Vermont Gov. Peter Shumlin wants to make your pot conviction go up in smoke.
The outgoing Democrat will consider pardoning people convicted of possessing up to one ounce of marijuana, given applicants don’t have violent convictions in Vermont or a felony record.
Applications can be submitted online beginning Thursday and will be accepted through December 25 — Christmas. Shumlin leaves office shortly after that; Republican Phil Scott will succeed him.
There’s no guarantee of a pardon, the governor’s office said in a statement announcing the policy.
“However, I will try to get through as many as possible before the end of my administration on January 5th,” Shumlin said. “This is the right thing to do.”
A pardon would “essentially [wipe] the offense off their criminal record,” the governor’s office said. Vermont decriminalized possession of up to an ounce of marijuana in 2013, legislation that Shumlin cited as the impetus for this initiative. Those now caught with small amounts of pot are ticketed instead of being criminally charged.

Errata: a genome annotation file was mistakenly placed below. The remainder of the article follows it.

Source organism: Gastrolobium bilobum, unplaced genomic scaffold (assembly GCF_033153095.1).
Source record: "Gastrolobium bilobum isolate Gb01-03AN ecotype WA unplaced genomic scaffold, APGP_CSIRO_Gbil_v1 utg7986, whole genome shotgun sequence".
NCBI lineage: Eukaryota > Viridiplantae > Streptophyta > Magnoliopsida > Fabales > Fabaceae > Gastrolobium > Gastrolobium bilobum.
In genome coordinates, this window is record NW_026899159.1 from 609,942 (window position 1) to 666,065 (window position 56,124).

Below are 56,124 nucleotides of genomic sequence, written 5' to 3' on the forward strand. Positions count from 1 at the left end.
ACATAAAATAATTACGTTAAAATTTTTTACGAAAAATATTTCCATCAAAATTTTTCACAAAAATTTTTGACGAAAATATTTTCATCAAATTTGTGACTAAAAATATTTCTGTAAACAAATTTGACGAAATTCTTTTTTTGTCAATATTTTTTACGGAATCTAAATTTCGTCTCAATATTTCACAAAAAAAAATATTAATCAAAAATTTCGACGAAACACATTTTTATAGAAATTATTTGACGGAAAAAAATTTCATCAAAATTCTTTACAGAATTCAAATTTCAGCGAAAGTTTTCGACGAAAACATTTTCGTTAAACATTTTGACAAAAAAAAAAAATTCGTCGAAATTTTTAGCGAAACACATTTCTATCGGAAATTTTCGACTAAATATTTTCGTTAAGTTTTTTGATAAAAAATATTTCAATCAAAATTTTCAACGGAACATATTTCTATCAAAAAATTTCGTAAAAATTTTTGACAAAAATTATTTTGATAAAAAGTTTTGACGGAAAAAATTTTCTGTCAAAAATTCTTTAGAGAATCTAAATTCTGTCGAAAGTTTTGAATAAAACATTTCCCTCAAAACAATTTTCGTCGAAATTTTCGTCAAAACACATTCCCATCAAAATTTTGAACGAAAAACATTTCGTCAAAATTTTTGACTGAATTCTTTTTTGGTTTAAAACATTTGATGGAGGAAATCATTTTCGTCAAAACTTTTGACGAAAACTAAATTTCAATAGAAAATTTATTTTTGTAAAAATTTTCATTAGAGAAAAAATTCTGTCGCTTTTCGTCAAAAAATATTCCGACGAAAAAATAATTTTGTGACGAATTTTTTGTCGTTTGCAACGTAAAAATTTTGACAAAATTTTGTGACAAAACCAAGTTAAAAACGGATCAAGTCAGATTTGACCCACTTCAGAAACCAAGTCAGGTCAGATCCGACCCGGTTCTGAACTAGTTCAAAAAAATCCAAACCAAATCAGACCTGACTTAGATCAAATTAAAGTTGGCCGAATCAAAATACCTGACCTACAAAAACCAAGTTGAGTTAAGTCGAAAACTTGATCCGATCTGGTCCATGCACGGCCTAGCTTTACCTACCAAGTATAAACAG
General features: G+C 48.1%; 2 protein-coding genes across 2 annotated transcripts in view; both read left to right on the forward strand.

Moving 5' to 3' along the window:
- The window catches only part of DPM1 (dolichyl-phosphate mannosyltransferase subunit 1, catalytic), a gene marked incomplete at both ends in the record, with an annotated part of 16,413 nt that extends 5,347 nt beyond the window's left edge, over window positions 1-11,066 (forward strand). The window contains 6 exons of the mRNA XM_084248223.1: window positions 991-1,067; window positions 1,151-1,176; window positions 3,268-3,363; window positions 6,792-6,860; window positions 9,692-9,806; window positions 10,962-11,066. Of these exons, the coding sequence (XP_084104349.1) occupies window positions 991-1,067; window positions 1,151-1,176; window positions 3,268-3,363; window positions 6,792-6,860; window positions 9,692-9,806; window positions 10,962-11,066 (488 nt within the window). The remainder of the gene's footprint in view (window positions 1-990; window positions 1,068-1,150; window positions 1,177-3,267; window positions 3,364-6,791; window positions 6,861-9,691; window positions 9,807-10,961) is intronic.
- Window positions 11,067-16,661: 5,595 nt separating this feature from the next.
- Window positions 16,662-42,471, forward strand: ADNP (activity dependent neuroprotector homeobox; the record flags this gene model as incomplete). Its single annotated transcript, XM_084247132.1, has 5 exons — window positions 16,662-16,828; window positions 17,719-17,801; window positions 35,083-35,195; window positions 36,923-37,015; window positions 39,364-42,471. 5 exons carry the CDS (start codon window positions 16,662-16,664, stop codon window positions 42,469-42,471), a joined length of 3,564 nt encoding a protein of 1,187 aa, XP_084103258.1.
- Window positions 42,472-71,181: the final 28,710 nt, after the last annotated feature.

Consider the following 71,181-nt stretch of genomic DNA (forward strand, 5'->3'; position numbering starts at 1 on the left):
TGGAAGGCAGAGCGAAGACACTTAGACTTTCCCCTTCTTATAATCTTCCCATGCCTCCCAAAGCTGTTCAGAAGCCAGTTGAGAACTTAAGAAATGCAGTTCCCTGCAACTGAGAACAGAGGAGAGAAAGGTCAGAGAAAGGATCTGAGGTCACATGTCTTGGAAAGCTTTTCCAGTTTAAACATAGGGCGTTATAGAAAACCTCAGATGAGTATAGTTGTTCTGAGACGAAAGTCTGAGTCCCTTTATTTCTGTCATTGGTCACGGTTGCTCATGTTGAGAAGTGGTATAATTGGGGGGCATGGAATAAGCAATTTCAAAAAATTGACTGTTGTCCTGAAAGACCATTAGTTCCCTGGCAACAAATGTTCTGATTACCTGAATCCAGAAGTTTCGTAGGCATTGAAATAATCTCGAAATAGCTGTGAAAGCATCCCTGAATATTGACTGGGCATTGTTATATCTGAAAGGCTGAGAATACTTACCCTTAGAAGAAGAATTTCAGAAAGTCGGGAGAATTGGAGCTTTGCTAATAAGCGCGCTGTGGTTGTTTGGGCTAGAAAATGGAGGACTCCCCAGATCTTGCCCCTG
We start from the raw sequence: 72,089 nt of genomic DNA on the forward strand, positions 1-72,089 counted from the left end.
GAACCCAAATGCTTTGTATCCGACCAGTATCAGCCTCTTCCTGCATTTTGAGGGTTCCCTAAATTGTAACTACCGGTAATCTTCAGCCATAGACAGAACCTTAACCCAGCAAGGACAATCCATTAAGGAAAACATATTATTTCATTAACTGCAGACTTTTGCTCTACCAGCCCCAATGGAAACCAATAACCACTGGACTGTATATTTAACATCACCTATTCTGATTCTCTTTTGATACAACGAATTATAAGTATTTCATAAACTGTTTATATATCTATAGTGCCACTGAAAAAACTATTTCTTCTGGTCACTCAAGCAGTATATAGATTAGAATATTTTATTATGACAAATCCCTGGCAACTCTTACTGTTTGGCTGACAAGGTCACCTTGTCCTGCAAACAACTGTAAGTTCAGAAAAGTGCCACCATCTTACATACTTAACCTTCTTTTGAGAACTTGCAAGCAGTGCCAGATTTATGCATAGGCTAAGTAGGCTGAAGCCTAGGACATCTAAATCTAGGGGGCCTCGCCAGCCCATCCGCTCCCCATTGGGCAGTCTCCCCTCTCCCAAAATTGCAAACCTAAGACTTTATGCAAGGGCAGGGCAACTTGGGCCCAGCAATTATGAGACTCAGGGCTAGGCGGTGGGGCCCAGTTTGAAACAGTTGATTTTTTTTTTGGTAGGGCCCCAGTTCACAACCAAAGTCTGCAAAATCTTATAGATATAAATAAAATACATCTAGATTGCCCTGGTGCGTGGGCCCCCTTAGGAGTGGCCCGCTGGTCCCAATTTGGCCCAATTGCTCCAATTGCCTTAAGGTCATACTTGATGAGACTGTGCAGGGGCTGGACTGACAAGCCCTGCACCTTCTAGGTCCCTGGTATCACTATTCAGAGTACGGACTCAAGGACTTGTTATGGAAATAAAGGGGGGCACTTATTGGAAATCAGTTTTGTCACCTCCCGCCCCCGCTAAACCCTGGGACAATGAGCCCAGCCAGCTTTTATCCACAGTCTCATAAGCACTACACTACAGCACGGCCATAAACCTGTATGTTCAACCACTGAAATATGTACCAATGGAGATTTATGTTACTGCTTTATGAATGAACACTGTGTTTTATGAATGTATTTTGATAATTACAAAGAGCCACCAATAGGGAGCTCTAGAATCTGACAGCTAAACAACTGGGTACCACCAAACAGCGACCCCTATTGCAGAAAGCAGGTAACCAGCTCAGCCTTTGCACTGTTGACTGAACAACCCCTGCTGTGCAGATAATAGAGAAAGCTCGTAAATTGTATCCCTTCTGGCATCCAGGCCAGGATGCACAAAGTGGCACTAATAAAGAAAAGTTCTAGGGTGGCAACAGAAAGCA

“Decriminalization was a good first step in updating our outmoded drug laws,” Shumlin said in a statement. “It makes no sense that minor marijuana convictions should tarnish the lives of Vermonters indefinitely.”
Asked for comment, Ethan Latour, a spokesman for governor-elect Scott, noted that the former state senator and lieutenant governor “voted in favor of medical marijuana and was a proponent of decriminalization.”
“The governor-elect believes pardon applications should be thoroughly reviewed and carefully considered to ensure that they are granted only to those who made a minor mistake, consistent with the intent of the decriminalization law,” Latour said in an email. “It is our expectation that Governor Shumlin has a plan in place to review and act on all the pardon applications he receives before he leaves office.”
Click here for more information on the pardon program.